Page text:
Spring. This course covers the essential principles of emergency preparedness and planning in the international context. Students will become familiar with concepts of Sphere standards, cluster system, Incident Command System (ICS), emergency operation plan development, and table-top exercises. The common pitfalls and challenges of emergency preparedness and planning will be discussed. Students will have the opportunity to review an existing plan and table-top exercise, and provide input for their improvement. Two day intensive held over February weekend.

GH 538 (2) Food and Nutrition in Humanitarian Emergencies
January break. Prerequisites: BIOS 500, EPI 530, GH 512. Malnutrition during humanitarian emergencies, including acute malnutrition and micronutrient deficiencies, is very common. The course will discuss how organizations decide when, what type and how much food to distribute during crisis. It will also address other programs that are used to prevent malnutrition, how organizations concerned with nutrition evaluate nutritional status in individuals and populations and the various types of feeding programs that are implemented in emergency situations. The course will include practical field exercises on nutrition as well as visits by guest practitioners from the field.

GH 577 (1) Health Needs Assessment in Emergencies
Fall. Prerequisites: BIOS 500 and EPI 530. Humanitarian health programs are developed quickly when large-scale disasters occur. In the past there has been little assessment of need in developing programs and monitoring their impacts. Yet funders increasingly demand accountability to identify program impacts and analysis of choices made to improve future programs. Skill at assessing need, justifying program development, and monitoring implementation builds on knowledge of field epidemiology to characterize the burden of disease, identify major intervention opportunities, and create or mobilize existing health service infrastructure. Students will become familiar with the tools, monitoring mechanisms, reports, and analytical methods used to assess, elaborate, monitor, and evaluate emergency health programs. Extensive examples and the actual tools and reports used, especially from disasters in Haiti and Pakistan in 2010, the Philippines in 2013, Syria since 2011 and the 2005 Asian tsunami, will be used in this hands-on course.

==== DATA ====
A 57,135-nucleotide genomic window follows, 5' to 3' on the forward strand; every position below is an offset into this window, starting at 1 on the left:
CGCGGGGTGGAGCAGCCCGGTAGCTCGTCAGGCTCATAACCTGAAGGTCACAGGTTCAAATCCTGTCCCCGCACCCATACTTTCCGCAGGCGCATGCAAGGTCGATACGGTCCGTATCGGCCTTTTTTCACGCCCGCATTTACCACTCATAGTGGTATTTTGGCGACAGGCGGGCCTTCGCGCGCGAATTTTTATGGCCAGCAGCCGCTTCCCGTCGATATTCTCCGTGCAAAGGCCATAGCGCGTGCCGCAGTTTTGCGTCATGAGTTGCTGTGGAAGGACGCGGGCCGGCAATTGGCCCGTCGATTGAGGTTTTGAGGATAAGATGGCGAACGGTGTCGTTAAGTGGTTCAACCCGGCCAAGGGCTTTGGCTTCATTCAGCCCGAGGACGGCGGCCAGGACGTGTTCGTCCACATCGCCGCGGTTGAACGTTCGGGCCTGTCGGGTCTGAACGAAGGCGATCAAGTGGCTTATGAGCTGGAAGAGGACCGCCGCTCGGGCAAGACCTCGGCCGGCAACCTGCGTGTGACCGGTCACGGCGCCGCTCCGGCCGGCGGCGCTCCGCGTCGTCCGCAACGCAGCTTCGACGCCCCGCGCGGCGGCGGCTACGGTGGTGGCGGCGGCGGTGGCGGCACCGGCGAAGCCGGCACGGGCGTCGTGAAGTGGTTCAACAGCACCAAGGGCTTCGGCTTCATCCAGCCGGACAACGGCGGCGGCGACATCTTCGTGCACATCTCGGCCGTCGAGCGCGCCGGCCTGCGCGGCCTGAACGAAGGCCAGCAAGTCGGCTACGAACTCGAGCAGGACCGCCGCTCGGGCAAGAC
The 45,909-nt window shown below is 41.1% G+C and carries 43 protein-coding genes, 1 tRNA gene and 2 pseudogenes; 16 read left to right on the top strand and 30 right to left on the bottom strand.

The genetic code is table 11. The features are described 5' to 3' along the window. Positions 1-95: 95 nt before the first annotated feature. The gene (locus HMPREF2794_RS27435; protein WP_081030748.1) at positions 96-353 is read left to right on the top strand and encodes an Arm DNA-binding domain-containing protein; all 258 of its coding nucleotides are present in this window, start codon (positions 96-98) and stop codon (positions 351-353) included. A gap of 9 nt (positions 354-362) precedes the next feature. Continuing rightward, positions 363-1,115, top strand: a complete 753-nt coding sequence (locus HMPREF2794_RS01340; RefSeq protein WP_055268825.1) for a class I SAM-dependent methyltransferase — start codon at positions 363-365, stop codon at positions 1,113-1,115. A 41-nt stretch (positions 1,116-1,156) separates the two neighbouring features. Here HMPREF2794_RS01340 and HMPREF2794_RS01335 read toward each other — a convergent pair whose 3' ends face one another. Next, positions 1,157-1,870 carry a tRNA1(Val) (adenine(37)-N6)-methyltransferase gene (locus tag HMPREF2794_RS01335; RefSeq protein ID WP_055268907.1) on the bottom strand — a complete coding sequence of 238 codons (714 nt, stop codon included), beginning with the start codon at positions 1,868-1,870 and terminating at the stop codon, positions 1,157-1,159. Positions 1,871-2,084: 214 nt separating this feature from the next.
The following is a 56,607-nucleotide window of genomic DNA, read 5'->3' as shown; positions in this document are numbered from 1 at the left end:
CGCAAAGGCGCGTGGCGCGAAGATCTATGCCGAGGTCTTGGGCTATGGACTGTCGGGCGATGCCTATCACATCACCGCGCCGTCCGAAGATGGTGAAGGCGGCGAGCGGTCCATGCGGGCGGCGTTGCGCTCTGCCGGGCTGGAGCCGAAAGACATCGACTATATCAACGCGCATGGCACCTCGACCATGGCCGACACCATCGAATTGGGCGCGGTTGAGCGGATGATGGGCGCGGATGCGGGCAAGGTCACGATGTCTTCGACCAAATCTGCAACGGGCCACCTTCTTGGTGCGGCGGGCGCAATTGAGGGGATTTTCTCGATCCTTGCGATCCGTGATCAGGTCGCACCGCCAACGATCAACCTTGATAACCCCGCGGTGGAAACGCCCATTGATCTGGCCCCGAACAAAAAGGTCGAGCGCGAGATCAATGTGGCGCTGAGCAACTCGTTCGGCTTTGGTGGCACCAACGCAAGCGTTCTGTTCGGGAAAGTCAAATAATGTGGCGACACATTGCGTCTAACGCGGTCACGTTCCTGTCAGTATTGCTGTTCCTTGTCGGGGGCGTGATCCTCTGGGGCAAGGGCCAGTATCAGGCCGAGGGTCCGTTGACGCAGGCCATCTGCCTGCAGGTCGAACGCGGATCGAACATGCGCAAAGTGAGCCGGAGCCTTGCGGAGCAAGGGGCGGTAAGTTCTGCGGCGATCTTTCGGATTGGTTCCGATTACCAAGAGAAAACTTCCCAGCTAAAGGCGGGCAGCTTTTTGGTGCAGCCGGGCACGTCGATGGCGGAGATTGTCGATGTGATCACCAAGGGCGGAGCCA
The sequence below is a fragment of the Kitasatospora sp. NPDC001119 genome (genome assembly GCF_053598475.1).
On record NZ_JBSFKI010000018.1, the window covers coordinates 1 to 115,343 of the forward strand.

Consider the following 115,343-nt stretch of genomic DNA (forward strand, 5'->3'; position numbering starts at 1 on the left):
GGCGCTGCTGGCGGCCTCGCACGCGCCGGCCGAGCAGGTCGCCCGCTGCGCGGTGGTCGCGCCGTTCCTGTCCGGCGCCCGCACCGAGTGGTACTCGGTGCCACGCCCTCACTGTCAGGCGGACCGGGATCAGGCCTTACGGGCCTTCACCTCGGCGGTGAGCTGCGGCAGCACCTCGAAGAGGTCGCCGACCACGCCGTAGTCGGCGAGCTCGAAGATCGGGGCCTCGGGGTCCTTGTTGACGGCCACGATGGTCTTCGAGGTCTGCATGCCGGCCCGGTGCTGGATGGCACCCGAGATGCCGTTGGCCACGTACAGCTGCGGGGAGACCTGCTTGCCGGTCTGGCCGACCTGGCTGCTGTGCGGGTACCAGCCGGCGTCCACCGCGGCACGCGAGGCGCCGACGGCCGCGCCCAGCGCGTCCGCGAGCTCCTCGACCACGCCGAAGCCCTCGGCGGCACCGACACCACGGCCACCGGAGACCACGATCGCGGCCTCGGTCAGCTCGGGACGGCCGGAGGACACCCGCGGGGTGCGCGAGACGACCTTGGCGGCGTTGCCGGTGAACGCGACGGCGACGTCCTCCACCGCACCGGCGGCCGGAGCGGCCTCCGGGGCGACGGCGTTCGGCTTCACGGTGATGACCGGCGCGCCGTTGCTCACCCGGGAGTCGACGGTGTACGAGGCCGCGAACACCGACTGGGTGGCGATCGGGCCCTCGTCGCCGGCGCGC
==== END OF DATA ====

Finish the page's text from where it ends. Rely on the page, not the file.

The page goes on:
GH 578 (1) Logistics Operations in Humanitarian Emergencies
Fall. Prerequisites: BIOS 500 and EPI 530. Logistical pre-planning will identify intervention opportunities and mobilize existing logistics’ capacity to leverage more effective services for the existing health care infrastructure for humanitarian relief. In this course, students will become familiar with logistics tools, reports, and methodologies available for enhancing health care response needs during humanitarian emergencies. Logistics is critical for efficient emergency deployment and sustainability during all stages of humanitarian health response. Usually, little thought is given to logistics during the "ramp-up phase" of a humanitarian response because of the speed at which response efforts take place causing greater inefficiencies during the actual response. If many of the logistical considerations and needs were accomplished in advance of a CHE response and then tailored to fit the specific needs of the situation at hand, health care response programs would run more smoothly and avoided the added cost of considering logistics last minute. Examples will be used to illustrate the need for logistical planning, especially from disasters in the Philippines, Haiti, Angola, Kenya and Syria.

Fall Year One
Apply to CHE certificate program
by September deadline

Spring Year One
GH 512 (Required first spring)
GH 510 (Required first spring)
Research and secure CHE related practicum

Fall Year Two
GH 531 (elective)
Volunteer hours
Begin CHE thesis or requisite paper

Spring Year Two
GH 538 (Highly recommended second spring)
GH 532 (elective)
GH 533 (elective)
Finish CHE thesis or requisite paper
Finish volunteer hours

Application Deadline Send your application to

Full Time Students:

Part Time Students:

August 31, 2015

Before completion of 15 credit hours

Program Acceptance

September 14, 2015